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Restatement (Third) of Restitution and Unjust Enrichment, vols.1-2.

Restatement (Third) of Restitution and Unjust Enrichment by the American Law Institute (St Paul: American Law Institute, 2011) vol 1, pages v-xxxvi, 1-670; vol 2, pages iii-xxxii, 3-745. Price US$131.00 (hardcover) each. ISBNs 978-0-314-02062-4 and 978-0-314-60468-2.

One unfortunate feature of Commonwealth restitution jurisprudence is its scant use of American scholarship. It is not often appreciated just how much the present law owes to academic work performed in America over the last century, and the wealth of that learning remains significantly under-utilised. The publication by the American Law Institute of the Restatement (Third) of Restitution and Unjust Enrichment ('Third Restatement') (1)--under the direction of reporter Professor Andrew Kull--should, it is hoped, assist in redressing matters.

As is well known, Lord Mansfield in Moses v Macferlan injected into the action for money had and received the Roman notion of a contract 'quasi ex contractu', (2) and used it to structure the action around notions of conscience and the 'right to retain' the monies in issue. However, few efforts at any formal systematisation followed this jurisprudential innovation. The work of Sir Williams Evans, writing in 1802, is probably the most notable attempt, although it was limited to the action in money had and received and did not attempt to draw together the other common counts. (3) Justice Gummow has remarked upon the factors making the milieu in England unfavourable to such a process, (4) and so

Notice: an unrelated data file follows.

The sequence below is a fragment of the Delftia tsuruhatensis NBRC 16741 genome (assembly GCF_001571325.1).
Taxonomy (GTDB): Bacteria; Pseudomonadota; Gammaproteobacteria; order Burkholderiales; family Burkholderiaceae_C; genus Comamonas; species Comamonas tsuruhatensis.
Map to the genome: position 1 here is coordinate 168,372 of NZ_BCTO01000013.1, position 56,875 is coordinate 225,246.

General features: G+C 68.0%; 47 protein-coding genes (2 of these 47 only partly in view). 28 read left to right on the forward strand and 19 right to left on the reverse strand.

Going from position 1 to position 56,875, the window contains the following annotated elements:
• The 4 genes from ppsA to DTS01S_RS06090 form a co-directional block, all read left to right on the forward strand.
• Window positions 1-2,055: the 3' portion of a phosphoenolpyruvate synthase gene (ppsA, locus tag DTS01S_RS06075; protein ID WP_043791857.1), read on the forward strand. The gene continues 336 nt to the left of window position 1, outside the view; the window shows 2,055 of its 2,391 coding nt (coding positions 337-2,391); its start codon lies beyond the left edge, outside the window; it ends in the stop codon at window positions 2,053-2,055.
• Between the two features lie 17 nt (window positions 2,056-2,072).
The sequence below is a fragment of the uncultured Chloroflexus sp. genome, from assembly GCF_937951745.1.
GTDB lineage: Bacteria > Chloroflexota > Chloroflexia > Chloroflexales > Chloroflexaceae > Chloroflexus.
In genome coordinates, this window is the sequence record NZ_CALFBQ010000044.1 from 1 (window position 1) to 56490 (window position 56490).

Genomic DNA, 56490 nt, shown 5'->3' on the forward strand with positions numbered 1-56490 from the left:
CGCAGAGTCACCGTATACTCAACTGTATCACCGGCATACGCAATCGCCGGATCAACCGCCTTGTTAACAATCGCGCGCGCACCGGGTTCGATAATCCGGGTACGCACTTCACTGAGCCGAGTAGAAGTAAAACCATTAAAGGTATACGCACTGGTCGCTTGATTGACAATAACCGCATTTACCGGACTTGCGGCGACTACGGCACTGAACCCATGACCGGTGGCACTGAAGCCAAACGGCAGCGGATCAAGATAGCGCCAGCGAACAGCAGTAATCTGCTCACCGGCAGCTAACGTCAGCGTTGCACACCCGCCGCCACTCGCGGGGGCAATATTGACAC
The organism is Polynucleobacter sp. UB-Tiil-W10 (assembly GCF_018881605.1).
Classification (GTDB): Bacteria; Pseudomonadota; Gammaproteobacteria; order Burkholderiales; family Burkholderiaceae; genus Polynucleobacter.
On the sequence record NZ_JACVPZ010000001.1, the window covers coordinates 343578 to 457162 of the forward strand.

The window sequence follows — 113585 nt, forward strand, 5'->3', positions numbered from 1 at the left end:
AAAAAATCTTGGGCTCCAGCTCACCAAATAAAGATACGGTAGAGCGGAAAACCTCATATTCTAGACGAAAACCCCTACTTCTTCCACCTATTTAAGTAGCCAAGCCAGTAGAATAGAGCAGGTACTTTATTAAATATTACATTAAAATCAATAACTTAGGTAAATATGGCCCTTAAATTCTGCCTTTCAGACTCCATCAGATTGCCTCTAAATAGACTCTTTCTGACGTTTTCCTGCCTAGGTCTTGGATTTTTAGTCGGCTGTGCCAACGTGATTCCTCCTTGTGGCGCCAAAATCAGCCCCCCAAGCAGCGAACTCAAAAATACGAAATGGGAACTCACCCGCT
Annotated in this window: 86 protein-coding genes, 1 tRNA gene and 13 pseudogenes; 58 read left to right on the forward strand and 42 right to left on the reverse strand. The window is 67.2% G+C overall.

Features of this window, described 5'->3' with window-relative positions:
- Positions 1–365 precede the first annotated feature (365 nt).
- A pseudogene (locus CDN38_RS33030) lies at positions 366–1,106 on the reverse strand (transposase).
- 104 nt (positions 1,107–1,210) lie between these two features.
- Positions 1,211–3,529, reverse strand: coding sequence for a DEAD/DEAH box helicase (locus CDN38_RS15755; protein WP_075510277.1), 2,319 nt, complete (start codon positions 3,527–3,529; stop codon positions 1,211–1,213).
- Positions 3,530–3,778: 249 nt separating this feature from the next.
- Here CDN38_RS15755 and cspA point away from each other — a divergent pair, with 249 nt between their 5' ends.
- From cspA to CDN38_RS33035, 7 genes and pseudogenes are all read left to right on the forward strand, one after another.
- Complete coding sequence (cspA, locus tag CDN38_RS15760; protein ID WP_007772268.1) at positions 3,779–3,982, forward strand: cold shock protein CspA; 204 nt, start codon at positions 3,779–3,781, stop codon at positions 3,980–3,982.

it is not at all surprising that the first significant steps towards the creation of restitution jurisprudence were taken in America.

The seminal work was Dean William Keener's 1893 masterpiece, A Treatise on the Law of Quasi-Contracts, (5) in which the author clinically analysed the deficiencies in the concept of a 'contract implied in law' and advanced in its place a doctrine based upon unjust enrichment. (6) Setting, perhaps, a pattern for many future book reviews of contributions on the subject of restitution, a reviewer first noted approvingly the analytical work undertaken, observing that Keener 'brought to the exploding point the uneasy consciousness of many legal writers that the usual division of obligations into those of contract and those of which the violation is a tort is inadequate, if not erroneous', (7) before offering criticism based upon personal differences of opinion as to specific points of private law covered.